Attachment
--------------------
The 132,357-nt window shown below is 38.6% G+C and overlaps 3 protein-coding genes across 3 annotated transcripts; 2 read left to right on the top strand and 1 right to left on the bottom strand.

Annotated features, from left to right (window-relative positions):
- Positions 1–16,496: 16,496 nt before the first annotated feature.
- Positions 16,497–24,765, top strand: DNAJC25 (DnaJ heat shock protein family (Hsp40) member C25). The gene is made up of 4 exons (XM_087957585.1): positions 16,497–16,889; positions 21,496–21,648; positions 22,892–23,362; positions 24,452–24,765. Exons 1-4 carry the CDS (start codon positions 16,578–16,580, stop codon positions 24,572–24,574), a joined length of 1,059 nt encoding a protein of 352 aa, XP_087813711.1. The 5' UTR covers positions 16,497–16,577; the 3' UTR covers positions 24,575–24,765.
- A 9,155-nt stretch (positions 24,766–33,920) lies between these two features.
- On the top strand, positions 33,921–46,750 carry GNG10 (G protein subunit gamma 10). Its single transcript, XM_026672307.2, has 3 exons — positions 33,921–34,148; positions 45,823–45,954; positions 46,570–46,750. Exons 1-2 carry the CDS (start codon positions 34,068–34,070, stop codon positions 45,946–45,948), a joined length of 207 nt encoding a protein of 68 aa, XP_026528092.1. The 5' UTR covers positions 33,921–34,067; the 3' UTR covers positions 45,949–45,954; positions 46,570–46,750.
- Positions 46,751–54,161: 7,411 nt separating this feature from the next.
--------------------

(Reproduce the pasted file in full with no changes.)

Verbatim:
The 132,357-nt window shown below is 38.6% G+C and overlaps 3 protein-coding genes across 3 annotated transcripts; 2 read left to right on the top strand and 1 right to left on the bottom strand.

Annotated features, from left to right (window-relative positions):
- Positions 1–16,496: 16,496 nt before the first annotated feature.
- Positions 16,497–24,765, top strand: DNAJC25 (DnaJ heat shock protein family (Hsp40) member C25). The gene is made up of 4 exons (XM_087957585.1): positions 16,497–16,889; positions 21,496–21,648; positions 22,892–23,362; positions 24,452–24,765. Exons 1-4 carry the CDS (start codon positions 16,578–16,580, stop codon positions 24,572–24,574), a joined length of 1,059 nt encoding a protein of 352 aa, XP_087813711.1. The 5' UTR covers positions 16,497–16,577; the 3' UTR covers positions 24,575–24,765.
- A 9,155-nt stretch (positions 24,766–33,920) lies between these two features.
- On the top strand, positions 33,921–46,750 carry GNG10 (G protein subunit gamma 10). Its single transcript, XM_026672307.2, has 3 exons — positions 33,921–34,148; positions 45,823–45,954; positions 46,570–46,750. Exons 1-2 carry the CDS (start codon positions 34,068–34,070, stop codon positions 45,946–45,948), a joined length of 207 nt encoding a protein of 68 aa, XP_026528092.1. The 5' UTR covers positions 33,921–34,067; the 3' UTR covers positions 45,949–45,954; positions 46,570–46,750.
- Positions 46,751–54,161: 7,411 nt separating this feature from the next.